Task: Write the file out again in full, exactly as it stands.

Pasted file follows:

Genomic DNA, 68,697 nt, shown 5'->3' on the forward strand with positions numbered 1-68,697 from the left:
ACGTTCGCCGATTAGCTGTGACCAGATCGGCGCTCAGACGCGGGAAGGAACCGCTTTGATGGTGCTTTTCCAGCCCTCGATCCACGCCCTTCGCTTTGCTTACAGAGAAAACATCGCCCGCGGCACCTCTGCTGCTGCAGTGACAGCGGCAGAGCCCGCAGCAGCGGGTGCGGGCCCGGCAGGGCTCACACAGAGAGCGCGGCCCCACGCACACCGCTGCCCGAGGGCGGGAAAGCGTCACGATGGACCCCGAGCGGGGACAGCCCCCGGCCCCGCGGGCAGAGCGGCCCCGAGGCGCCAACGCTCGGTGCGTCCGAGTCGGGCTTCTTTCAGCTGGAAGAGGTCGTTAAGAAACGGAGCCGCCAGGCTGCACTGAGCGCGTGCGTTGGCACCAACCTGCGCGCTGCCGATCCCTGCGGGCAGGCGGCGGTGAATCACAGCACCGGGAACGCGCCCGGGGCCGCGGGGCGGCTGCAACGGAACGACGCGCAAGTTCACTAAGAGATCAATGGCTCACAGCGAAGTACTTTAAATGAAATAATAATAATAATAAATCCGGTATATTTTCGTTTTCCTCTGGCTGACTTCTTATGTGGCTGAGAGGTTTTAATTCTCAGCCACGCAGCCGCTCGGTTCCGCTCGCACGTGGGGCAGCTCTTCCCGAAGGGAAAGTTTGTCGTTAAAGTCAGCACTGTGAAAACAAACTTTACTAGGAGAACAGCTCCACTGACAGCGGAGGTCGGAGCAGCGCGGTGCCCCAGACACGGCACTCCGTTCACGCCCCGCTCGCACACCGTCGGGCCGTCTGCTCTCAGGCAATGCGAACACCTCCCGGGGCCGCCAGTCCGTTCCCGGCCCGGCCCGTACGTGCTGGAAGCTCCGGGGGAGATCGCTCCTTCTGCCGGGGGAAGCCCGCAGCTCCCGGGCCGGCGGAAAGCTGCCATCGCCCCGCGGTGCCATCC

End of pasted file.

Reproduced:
Genomic DNA, 68,697 nt, shown 5'->3' on the forward strand with positions numbered 1-68,697 from the left:
ACGTTCGCCGATTAGCTGTGACCAGATCGGCGCTCAGACGCGGGAAGGAACCGCTTTGATGGTGCTTTTCCAGCCCTCGATCCACGCCCTTCGCTTTGCTTACAGAGAAAACATCGCCCGCGGCACCTCTGCTGCTGCAGTGACAGCGGCAGAGCCCGCAGCAGCGGGTGCGGGCCCGGCAGGGCTCACACAGAGAGCGCGGCCCCACGCACACCGCTGCCCGAGGGCGGGAAAGCGTCACGATGGACCCCGAGCGGGGACAGCCCCCGGCCCCGCGGGCAGAGCGGCCCCGAGGCGCCAACGCTCGGTGCGTCCGAGTCGGGCTTCTTTCAGCTGGAAGAGGTCGTTAAGAAACGGAGCCGCCAGGCTGCACTGAGCGCGTGCGTTGGCACCAACCTGCGCGCTGCCGATCCCTGCGGGCAGGCGGCGGTGAATCACAGCACCGGGAACGCGCCCGGGGCCGCGGGGCGGCTGCAACGGAACGACGCGCAAGTTCACTAAGAGATCAATGGCTCACAGCGAAGTACTTTAAATGAAATAATAATAATAATAAATCCGGTATATTTTCGTTTTCCTCTGGCTGACTTCTTATGTGGCTGAGAGGTTTTAATTCTCAGCCACGCAGCCGCTCGGTTCCGCTCGCACGTGGGGCAGCTCTTCCCGAAGGGAAAGTTTGTCGTTAAAGTCAGCACTGTGAAAACAAACTTTACTAGGAGAACAGCTCCACTGACAGCGGAGGTCGGAGCAGCGCGGTGCCCCAGACACGGCACTCCGTTCACGCCCCGCTCGCACACCGTCGGGCCGTCTGCTCTCAGGCAATGCGAACACCTCCCGGGGCCGCCAGTCCGTTCCCGGCCCGGCCCGTACGTGCTGGAAGCTCCGGGGGAGATCGCTCCTTCTGCCGGGGGAAGCCCGCAGCTCCCGGGCCGGCGGAAAGCTGCCATCGCCCCGCGGTGCCATCC